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Journal of jjore (6662)

Tuesday October 06, 2009
01:06 PM

Measuring copy-on-write on Linux

[ #39724 ]

http://perlmonks.org/?node=Corion asked about measuring memory allocation in IRC but I was reminded of something I've poked at recently which is measuring how much memory is copy-on-write shared between forked mod_perl processes. Thus far, when on Linux the only answer I know of is to use the exmap kernel module. The main page is http://www.berthels.co.uk/exmap/ but Dave Olszewski wrote some bug fixes for it at http://github.com/cxreg/exmap. exmap uses a kernel module to add a new /proc/exmap file. To read physical page stats, write the PID to this file, then read the results. The exmap distribution comes with a C++ and perl GTK program to interpret the kernel data. Below is what I know of the format for the kernel data.

To use:

$ echo $pid > /proc/exmap
$ cat /proc/exmap
VMA 400000 87
1 0 1c6e7
1 0 1c6e8
1 0 1d328
...

$ grep 400000 /proc/$pid/maps
00400000-00457000 r-xp 00000000 08:01 722755 /usr/bin/screen

The sections provided by /proc/exmap correspond to each of the chunks in /proc/$pid/maps. Each line then details a page, whether it is swapped, and whether it is writable.

(
    VMA $address $page_count
    ( $resident $writable $page_id )+
)+

Anyway, just thought I'd share. If you know a better trick, I'd love to hear of it. When I next get around to looking at the mod_perl in question I'll likely actually try to use this but for now this is just a tool I think I plan to use but haven't done serious work with yet.

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    • Bummer, smem wants 2.6.27+ but Ubuntu LTS, the server distro, is only at 2.6.24. In theory, the 10.4 Ubuntu release will be the next LTS update and my opportunity to use smem.

  • I found the old mod_perl guide informative on this topic:

    http://perl.apache.org/docs/1.0/guide/performance.html#How_Shared_Is_My_Memory_ [apache.org]

    One thing I've long wondered about is the effect of reference counting on memory sharing. Does all the incrementing and decrementing of refcounts unshare the entire page the object is on? Can anything be done about this, either within Perl or below?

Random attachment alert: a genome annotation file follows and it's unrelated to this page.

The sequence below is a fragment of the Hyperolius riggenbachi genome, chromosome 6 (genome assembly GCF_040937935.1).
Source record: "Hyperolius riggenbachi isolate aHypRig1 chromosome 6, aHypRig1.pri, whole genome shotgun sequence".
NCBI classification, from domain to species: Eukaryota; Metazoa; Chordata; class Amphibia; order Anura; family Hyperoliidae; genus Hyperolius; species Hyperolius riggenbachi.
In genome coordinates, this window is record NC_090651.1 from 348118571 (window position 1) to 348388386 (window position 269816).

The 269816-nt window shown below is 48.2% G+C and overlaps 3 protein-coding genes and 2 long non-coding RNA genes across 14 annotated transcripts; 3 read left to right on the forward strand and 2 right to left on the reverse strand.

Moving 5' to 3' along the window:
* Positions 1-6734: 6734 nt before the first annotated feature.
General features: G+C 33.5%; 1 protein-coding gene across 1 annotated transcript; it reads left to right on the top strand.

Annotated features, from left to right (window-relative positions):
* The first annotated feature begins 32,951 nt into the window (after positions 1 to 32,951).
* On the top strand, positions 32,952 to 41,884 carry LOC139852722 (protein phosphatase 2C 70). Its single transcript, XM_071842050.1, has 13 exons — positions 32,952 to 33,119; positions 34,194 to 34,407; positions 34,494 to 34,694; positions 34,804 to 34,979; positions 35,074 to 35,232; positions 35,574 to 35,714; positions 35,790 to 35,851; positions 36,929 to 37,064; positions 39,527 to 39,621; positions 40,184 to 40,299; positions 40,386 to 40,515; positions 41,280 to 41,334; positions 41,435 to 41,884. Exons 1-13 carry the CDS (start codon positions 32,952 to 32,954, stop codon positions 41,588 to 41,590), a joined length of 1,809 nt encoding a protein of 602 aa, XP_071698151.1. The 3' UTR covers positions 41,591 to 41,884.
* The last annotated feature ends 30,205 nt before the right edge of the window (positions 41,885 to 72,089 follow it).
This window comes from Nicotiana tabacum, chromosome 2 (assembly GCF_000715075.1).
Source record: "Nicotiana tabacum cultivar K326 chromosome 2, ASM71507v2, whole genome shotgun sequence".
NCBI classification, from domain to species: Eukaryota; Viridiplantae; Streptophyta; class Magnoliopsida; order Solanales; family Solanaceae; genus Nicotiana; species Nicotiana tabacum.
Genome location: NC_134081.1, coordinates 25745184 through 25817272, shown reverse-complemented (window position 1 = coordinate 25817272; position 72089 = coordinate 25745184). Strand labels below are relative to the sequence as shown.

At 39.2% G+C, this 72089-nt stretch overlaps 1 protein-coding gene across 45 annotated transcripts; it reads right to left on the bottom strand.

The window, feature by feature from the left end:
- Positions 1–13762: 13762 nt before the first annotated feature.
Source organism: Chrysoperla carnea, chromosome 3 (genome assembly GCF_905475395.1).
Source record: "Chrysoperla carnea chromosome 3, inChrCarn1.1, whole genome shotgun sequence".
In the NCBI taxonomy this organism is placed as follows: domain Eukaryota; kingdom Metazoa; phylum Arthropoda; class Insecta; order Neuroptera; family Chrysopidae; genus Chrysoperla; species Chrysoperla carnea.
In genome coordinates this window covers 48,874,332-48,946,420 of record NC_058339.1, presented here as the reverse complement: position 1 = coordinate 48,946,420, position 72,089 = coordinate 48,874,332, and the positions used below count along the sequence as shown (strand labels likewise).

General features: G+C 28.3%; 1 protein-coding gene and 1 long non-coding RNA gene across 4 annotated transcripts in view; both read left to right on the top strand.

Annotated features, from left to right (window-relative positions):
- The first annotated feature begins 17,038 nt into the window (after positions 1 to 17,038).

• Does all the incrementing and decrementing of refcounts unshare the entire page the object is on?

      I can't imagine how it wouldn't.

      Can anything be done about this, either within Perl or below?

      The standard trick in GCs is to move the fields used to track liveness from the objects themselves into a special-purpose structure which tracks multiple objects. The corresponding memory pages get unshared, but the number of pages modified is far fewer.

      This also improves cache behavior during GC operations.

    • Funny you should ask... The chart http://diotalevi.isa-geek.net/~josh/090909/memory-0.png [isa-geek.net] from http://use.perl.org/~jjore/journal/39604 [perl.org] shows that at least in that sample program, all the reference counts are tightly clustered. You can write off those pages as unshared *but* you can also likely reasonably expect they aren't taking other pages with them.

  • Have you tried Linux::Smaps? [cpan.org]

    From the CPAN description: "The /proc/PID/smaps files in modern linuxes provides very detailed information about a processes memory consumption. It particularly includes a way to estimate the effect of copy-on-write. This module implements a Perl interface."

    • I'd recalled /proc/#/smaps also wasn't available on the 2.6.10. Taking a quick look at Linux::Smaps, it appears I can consume text of the format:

      00602000-00c39000 rw-p 00602000 00:00 0                                  [heap]
      Size:               6364 kB
      Rss:                6340 kB
      Shared_Clean:          0 kB
      Shared_Dirty:

      • But for practical purposes of controlling apache process growth, just counting the private memory is the right thing to do (or counting all the root process's memory + just private from the kids to get a reasonable total.)

        I'm curious to know just what you are seeing shared in apache children that isn't copy-on-write memory?